A leading Wrexham expert on Child Law and Mental Health issues has expressed ‘extreme concern’ following a report which highlighted a huge rise in the number of newborn babies being taken into care in England and suggestions that it is the fault of failing Childrens’ Services departments.
John Lancaster, a Senior Solicitor with North Wales and Shropshire law firm GHP Legal, says that whilst in a few specific cases there may be justification for making newborns the subject of care proceedings that lead to forced adoption, the problem is more often rooted in the lack of available support for mothers and the time constraints imposed by rigid court timetables.
“Resources need to be given to investigating the root cause of the increased numbers of babies being removed from their mothers at birth and then giving mothers help to prevent this”, said Mr Lancaster. “To blame Children’s Services departments and threaten that those judged inadequate by Ofsted will be given six months to improve and then be taken over by high-performing councils and charities if they fail is not the answer.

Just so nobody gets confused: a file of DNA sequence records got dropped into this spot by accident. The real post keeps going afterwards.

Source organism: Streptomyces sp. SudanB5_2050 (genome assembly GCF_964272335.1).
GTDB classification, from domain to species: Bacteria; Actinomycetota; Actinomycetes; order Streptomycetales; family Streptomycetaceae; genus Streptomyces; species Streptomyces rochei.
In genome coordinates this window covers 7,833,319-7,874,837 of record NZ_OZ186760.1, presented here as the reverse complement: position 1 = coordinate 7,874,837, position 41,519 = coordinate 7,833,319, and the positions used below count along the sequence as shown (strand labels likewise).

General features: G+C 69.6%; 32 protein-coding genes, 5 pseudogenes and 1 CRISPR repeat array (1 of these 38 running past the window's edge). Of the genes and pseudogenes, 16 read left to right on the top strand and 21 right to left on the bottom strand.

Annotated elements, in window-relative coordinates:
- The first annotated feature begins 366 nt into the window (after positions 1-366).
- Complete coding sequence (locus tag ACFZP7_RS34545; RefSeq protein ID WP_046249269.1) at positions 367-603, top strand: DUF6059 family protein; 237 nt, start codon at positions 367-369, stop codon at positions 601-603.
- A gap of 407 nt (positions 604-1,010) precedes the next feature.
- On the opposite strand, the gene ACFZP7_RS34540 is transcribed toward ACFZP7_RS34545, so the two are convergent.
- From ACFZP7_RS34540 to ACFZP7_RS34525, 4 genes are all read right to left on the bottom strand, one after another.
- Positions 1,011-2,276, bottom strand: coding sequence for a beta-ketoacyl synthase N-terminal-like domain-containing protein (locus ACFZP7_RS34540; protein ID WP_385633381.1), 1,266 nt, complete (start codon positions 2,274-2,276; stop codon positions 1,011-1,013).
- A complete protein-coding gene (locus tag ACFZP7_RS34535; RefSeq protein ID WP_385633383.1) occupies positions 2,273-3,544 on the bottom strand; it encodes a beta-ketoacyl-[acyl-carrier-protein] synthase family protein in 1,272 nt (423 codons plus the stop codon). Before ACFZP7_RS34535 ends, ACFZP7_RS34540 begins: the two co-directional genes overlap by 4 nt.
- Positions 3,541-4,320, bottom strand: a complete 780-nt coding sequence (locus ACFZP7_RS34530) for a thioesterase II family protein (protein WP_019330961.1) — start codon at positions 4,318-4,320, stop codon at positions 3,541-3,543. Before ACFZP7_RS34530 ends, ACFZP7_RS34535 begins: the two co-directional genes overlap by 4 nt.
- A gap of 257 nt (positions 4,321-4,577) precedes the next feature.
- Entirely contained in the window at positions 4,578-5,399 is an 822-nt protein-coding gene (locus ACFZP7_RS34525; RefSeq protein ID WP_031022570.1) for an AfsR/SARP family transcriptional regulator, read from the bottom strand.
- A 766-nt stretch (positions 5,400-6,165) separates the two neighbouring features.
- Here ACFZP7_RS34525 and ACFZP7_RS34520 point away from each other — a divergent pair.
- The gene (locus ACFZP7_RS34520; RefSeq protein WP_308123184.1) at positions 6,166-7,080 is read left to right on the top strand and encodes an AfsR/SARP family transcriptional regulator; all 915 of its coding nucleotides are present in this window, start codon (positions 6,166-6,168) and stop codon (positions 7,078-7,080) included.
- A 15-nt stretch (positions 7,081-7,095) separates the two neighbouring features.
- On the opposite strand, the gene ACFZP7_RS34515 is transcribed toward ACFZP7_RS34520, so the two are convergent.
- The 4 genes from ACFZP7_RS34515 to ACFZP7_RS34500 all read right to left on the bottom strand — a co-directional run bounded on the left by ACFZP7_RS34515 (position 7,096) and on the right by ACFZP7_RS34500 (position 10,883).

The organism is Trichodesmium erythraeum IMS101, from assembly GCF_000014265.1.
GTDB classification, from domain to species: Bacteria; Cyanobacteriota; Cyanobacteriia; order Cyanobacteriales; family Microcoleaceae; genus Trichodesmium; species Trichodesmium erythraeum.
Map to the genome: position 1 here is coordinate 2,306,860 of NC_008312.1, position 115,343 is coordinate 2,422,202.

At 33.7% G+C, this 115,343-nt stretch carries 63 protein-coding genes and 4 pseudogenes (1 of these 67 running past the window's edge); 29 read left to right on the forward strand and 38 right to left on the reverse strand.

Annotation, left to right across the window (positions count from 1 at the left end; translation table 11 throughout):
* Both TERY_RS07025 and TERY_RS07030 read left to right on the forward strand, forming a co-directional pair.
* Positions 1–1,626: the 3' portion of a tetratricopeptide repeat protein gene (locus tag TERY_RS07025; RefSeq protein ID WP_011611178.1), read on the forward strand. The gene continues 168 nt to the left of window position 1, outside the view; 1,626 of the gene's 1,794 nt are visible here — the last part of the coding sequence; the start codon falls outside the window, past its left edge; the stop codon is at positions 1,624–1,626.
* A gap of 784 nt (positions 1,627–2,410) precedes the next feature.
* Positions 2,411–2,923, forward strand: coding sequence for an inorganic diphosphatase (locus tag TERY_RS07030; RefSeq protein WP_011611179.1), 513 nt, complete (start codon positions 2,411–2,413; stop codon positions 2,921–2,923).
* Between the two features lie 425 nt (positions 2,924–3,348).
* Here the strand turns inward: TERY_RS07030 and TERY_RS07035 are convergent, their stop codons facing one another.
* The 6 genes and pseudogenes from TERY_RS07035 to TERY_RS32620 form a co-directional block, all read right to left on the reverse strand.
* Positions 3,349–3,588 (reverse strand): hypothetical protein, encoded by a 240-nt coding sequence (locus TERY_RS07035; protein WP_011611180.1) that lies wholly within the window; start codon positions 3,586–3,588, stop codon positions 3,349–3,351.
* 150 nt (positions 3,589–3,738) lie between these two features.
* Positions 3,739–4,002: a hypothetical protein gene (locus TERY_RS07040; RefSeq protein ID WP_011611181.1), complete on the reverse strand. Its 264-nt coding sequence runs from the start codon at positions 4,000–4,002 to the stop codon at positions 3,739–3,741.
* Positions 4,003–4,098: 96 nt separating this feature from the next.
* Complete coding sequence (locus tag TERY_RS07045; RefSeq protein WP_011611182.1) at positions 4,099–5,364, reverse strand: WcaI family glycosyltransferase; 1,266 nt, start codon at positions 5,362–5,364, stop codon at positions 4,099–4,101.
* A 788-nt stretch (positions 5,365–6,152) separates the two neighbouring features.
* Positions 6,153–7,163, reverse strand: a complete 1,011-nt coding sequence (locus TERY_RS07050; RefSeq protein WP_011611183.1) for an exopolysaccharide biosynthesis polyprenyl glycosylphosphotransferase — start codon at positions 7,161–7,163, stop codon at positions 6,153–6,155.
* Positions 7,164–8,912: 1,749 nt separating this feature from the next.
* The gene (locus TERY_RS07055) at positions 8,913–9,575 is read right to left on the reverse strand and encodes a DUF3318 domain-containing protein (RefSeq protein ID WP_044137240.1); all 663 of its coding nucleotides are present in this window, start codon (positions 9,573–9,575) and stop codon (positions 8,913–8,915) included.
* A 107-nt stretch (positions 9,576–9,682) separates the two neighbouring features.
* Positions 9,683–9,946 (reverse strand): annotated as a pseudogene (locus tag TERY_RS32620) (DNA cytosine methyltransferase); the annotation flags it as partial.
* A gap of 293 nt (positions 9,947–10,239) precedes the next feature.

“In addition, the 26 week time limit for care proceedings to end prevents any reasonable period for the mother to be offered support to improve her parenting. If she hasn’t got it at the start of the proceedings, there is no time for her to acquire better habits before the end.
“We cannot just keep taking more and more babies away from their mothers and, in many cases, forcing adoption. To do this is the greatest and most violent infringement that could be made into family life and the tragedy of all this is that with more support, many of those babies could be brought up by and enjoy a happy childhood with their birth mother. In the UK, we have the highest rate of forced adoptions in Europe.
“The funding crisis within local authorities has reduced the ability of Social Services to support families in the community, for example the curtailing of the immensely useful SureStart scheme in many areas.
“Children’s Services are under immense stress, financial and otherwise, and those who work there have to make difficult decisions whilst being subjected to criticism and scrutiny. Social Workers are ‘burning out’ under the stress and the last thing they need is the threat that their department will be closed.”